Fetal Growth Restriction Is Associated With Decreased Number of Ovarian Follicles and Impaired Follicle Growth in Young Adult Guinea Pig Offspring Journal Articles uri icon

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  • BACKGROUND: The mechanisms mediating the impacts of fetal growth restriction (FGR) on follicular development are commonly studied in mouse/rat models, where ovarian development occurs largely during the early postnatal period. These models have shown that FGR is associated with premature follicle loss, early pubertal onset, and accelerated ovarian aging. Whether the same occurs in precocious species is unknown. OBJECTIVE: Since guinea pig follicle development occurs in utero in a manner consistent with human ovarian development, we sought to determine whether FGR had similar impacts on guinea pig ovarian development. METHODS: Dunkin-Hartley guinea pig dams were randomized to receive a control (CON) or a nutrient-restricted diet (FGR) prior to conception until weaning. Offspring ovaries were collected at prepubertal (postnatal day [P] 25) and young adult (P110) time points. RESULTS: Prepubertal offspring exposed to FGR showed little differences in ovarian transcript levels and follicle counts. Young adult FGR offspring, however, showed reductions in the number of transitioning, primary, and antral follicles, as well as corpora lutea. This loss in follicles was associated with reduced insulin-like growth factor receptor and growth differentiation factor-9 messenger RNA levels in FGR P110 offspring compared to CON. CONCLUSION: We demonstrate that FGR in guinea pigs is accompanied by perturbations in signaling pathways essential for proper follicle growth and manifests as reductions in growing follicles in offspring, but these changes do not manifest until postpuberty. These data support the fact that accelerated reproductive maturation/aging is a conserved phenotype that is associated with in utero nutritional adversity.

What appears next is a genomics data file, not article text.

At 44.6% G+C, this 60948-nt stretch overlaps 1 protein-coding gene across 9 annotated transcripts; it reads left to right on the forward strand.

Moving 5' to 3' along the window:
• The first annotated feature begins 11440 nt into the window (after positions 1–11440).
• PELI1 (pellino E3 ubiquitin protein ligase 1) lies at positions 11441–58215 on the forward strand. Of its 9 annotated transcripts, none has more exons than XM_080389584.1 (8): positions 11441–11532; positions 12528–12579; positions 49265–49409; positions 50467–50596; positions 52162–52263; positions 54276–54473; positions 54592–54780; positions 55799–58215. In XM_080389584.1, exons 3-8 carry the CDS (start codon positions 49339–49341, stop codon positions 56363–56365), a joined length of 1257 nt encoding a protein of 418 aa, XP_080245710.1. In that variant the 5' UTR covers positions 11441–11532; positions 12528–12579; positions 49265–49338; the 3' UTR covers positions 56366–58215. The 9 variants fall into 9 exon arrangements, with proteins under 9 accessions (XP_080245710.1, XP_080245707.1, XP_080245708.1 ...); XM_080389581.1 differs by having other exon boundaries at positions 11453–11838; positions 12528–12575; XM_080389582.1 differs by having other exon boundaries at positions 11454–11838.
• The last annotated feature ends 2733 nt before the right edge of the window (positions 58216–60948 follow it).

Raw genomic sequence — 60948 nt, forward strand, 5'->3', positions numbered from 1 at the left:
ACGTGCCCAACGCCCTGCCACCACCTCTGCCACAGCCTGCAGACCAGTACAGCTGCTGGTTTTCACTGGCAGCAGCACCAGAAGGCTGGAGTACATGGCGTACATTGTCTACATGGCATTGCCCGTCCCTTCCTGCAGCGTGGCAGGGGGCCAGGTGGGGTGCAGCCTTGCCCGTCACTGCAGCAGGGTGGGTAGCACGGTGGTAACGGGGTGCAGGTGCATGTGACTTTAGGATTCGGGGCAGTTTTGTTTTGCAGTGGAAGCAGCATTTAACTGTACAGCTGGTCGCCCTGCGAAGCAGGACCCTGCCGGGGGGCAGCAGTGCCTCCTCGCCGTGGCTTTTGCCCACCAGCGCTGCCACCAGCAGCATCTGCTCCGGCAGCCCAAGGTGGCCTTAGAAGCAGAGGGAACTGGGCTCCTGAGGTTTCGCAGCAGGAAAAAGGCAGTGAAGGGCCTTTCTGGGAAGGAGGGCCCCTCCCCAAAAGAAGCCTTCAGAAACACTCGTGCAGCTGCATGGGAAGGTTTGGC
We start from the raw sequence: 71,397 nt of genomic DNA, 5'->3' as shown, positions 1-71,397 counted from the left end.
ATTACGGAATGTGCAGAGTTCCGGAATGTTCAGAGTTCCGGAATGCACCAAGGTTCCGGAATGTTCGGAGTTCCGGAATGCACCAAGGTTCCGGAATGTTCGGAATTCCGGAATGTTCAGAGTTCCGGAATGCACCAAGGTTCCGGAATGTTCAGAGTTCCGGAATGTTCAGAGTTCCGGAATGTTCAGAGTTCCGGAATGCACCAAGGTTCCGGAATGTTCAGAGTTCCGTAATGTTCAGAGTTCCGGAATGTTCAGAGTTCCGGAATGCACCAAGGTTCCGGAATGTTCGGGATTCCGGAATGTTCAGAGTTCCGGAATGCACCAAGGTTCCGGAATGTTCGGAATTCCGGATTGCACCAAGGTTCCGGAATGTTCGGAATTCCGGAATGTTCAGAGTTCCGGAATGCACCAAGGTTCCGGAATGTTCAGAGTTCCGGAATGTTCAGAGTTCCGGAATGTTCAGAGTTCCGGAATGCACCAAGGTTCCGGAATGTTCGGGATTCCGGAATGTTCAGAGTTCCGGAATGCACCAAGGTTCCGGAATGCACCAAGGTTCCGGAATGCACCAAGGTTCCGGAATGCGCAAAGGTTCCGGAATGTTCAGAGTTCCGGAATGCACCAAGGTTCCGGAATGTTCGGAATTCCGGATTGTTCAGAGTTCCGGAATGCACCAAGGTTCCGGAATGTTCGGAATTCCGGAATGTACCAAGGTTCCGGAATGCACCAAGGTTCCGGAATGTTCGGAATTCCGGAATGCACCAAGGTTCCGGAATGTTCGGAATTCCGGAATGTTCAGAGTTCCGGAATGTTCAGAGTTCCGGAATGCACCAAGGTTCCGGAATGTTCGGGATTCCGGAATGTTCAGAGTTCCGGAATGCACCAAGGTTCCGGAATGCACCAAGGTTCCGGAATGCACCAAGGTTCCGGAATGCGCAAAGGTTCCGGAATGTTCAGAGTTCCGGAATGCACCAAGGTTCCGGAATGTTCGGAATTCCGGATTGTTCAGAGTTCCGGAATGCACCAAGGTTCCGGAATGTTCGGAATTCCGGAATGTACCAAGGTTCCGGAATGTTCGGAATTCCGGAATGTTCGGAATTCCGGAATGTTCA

• Jazwiec, Patrycja A
  • Li, Xinglin
  • Matushewski, Brad
  • Richardson, Bryan S
  • Sloboda, Deborah

publication date

  • December 2019